I doubt it's the sensor's fault. When you use the electromagnetic type partial discharge measurement devices they go nuts around the commutators of DC motors because by nature the commutator is continuously sparking at levels far above that partial discharge meters are meant to detect. You have to switch to another measurement technology to overcome this. My suspicion is that the SKF meter (we have one in the shop) is similar in nature...it gets swamped by the extreme sparking RF produced by normal operation of a commutator. My suggestion is to go back to the traditional measurement method.
I've used that one as well as the pickup made by Aegis as well as just taking an ordinary chipping hammer with the brush on the back. We never got anything resembling representative data (same readings) from the SKF meter. It sits on the shelf and collects dust. We've pretty much given up on it, whether following SKF's instructions to the letter or just moving it around and trying different things to get a reading. Right now we keep it around in case a customer ever asks and bring it along just to show them that it doesn't work whenever we get a call on shaft voltages.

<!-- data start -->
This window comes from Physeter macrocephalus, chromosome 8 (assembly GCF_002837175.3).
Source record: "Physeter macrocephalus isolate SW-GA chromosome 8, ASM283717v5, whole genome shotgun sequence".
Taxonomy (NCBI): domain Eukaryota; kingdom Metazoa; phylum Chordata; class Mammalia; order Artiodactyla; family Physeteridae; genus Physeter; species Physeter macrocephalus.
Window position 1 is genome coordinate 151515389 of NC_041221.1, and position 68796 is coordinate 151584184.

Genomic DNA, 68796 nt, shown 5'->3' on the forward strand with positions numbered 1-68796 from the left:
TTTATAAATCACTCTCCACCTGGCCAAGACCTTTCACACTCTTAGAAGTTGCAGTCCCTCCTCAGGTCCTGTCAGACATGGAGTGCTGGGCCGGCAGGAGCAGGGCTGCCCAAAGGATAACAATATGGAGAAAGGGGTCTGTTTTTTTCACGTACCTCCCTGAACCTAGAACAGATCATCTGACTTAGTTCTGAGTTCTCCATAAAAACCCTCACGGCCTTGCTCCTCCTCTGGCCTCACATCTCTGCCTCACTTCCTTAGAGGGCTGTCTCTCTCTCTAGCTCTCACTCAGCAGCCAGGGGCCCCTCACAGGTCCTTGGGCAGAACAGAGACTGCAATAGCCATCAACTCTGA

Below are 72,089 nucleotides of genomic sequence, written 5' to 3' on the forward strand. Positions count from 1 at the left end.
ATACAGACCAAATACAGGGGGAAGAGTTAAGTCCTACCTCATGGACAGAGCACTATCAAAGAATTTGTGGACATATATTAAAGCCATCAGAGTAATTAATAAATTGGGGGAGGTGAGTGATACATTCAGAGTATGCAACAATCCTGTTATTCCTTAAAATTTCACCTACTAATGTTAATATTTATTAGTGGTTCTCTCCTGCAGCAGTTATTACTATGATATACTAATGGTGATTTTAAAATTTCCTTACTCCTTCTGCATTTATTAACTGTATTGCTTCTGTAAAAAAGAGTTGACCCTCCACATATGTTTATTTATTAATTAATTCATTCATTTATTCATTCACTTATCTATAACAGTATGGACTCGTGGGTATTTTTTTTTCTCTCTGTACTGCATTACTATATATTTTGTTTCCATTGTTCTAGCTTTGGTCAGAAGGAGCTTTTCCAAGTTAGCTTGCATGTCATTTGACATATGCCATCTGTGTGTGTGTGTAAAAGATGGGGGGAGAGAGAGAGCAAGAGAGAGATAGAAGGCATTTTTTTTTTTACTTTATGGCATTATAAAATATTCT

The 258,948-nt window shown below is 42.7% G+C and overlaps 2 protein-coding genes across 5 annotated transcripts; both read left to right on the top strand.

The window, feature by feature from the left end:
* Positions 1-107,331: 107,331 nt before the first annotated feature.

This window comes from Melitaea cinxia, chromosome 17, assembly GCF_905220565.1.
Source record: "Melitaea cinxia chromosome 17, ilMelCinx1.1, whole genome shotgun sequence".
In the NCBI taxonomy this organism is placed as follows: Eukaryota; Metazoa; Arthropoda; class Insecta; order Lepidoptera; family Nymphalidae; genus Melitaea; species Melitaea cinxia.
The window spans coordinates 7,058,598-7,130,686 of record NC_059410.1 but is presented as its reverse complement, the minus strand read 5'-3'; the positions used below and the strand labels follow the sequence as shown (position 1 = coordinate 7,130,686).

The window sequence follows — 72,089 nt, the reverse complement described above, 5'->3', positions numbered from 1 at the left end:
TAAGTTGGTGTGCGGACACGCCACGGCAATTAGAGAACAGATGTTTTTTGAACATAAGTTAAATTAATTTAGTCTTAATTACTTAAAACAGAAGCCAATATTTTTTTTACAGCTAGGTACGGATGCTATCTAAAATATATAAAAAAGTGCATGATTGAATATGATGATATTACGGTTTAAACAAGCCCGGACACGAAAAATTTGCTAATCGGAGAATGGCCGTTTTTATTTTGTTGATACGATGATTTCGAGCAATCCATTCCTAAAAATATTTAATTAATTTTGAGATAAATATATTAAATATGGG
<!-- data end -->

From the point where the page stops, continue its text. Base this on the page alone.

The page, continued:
I've also tested a good high speed multimeter "peak" function against the oscilloscope method and gotten similar results (same millivolt readings). I hate to say it because they're expensive but the Fluke Scopemeters do a great job as far as you can just hit "Auto" and maybe fiddle with the adjustments a little more to either fix whatever the Auto function missed or verify that you are getting the correct reading, usually just zooming in on the peak signal over what the Auto function finds which is usually 2-3 cycles of the underlying waveform. If you have the right multimeter and the right "peak" function it works just as good as the oscilloscope except you can't hit the "print" button and you don't have a nice visual reference to show that you got the right readings. This is important when you are looking for something under 1 V which might be in the range of 0-10 mV in the vast majority of cases (don't want to miss a real problem). And if you don't have an oscilloscope and you haven't detected real bearing shaft voltages so that you don't have anything to try it out on, you don't have any way to validate your multimeter, but I can tell you that Fluke 87 V's are fast enough. Haven't had a chance to try it out again on say a much cheaper Fluke 117 or an Amprobe 300 series so unfortunately I can't help you out on the meter cost other than to suggest that although I haven't used them, there are some really inexpensive digital oscilloscopes out there that easily beat the specs of the one that comes in yellow plastic with a black border (that is trademarked) from some better brands that I wouldn't hesitate to use. We have the Fluke branded one. If we didn't, I'd buy something else.